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Dublin: 10 °C Wednesday 19 February, 2020

Good news: The world is NOT going to be hit by a giant asteroid

Tales of our planet’s demise have been greatly exaggerated.

File photo of an asteroid
File photo of an asteroid
Image: Nasa

NASA HAS RELEASED a statement assuring us the world won’t end next month.

The space agency was responding to recent reports that incorrectly claim an asteroid will hit Earth sometime between 15 and 28 September.

The statement reads:

“On one of those dates, as rumours go, there will be an impact — evidently near Puerto Rico — causing wanton destruction to the Atlantic and Gulf coasts of the United States and Mexico, as well as Central and South America.”

“There is no scientific basis — not one shred of evidence — that an asteroid or any other celestial object will impact Earth on those dates,” Paul Chodas, manager of NASA’s Near-Earth Object office in Pasadena, Californi, said.

The office added said it hasn’t observed any asteroids or comets that would impact Earth any time in the foreseeable future.

“All known potentially hazardous asteroids have less than a 0.01% chance of impacting Earth in the next 100 years,” the statement added.

“If there were any object large enough to do that type of destruction in September, we would have seen something of it by now,” Chodas said.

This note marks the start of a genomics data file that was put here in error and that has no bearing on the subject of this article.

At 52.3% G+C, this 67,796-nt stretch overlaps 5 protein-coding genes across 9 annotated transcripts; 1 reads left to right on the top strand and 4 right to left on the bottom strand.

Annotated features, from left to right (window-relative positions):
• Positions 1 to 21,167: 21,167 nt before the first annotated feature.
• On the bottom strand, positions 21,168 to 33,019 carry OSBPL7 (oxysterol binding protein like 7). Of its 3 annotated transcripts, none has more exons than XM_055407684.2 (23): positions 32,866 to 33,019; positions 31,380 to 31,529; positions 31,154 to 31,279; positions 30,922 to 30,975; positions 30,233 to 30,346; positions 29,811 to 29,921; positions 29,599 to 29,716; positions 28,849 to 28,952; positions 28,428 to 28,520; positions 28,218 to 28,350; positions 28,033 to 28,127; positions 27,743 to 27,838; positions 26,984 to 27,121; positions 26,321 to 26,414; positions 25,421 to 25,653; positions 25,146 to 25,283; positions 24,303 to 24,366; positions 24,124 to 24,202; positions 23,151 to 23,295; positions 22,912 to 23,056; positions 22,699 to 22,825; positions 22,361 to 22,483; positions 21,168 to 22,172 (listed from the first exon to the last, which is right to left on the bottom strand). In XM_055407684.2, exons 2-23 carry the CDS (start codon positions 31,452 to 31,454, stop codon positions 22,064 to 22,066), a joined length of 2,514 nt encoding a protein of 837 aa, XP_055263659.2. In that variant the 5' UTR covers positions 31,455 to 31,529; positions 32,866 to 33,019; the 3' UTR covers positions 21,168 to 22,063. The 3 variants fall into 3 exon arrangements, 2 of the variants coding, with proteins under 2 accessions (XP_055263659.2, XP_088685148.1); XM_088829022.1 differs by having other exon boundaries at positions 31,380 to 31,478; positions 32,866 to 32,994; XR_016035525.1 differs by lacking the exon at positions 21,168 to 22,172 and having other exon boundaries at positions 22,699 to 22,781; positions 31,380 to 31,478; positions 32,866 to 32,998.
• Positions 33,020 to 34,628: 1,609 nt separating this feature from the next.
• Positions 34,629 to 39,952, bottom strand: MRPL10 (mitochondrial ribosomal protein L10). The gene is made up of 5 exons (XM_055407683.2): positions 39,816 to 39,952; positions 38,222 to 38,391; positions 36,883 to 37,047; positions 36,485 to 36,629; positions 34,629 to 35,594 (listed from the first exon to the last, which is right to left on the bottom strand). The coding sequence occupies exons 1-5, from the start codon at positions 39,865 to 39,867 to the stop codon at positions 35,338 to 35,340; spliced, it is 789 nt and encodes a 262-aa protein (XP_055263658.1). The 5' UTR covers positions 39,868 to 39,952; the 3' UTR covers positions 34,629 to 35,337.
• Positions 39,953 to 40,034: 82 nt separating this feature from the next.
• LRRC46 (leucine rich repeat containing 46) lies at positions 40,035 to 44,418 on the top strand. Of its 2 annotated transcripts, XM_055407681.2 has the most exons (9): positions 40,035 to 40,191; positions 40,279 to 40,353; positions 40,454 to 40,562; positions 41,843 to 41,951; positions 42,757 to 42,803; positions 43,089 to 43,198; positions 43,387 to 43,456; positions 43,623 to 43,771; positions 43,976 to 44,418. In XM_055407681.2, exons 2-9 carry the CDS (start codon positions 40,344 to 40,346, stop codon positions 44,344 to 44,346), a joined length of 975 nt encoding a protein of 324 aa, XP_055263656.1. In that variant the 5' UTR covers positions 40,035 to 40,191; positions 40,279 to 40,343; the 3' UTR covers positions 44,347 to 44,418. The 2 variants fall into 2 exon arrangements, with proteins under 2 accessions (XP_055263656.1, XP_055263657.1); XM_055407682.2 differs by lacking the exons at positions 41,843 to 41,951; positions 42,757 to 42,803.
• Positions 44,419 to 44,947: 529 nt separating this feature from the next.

Not the first time

Nasa noted this isn’t the first time “a wild, unsubstantiated claim of a celestial object about to impact Earth has been made”, adding: “Unfortunately, it probably won’t be the last. It seems to be a perennial favourite of the world wide web.”

In 2011, there were rumours about the so-called ‘doomsday’ comet Elenin, which never posed any danger of harming Earth and broke up into a stream of small debris in space.

Some people also asserted the world would end on 21 December 2012, the end of the Mayan calendar.

Nasa added that earlier this year, asteroids 2004 BL86 and 2014 YB35 “were said to be on dangerous near-Earth trajectories, but their flybys of our planet in January and March went without incident”.

“There is no existing evidence that an asteroid or any other celestial object is on a trajectory that will impact Earth. In fact, not a single one of the known objects has any credible chance of hitting our planet over the next century,” Choas said.

So that’s that then.

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About the author:

Órla Ryan

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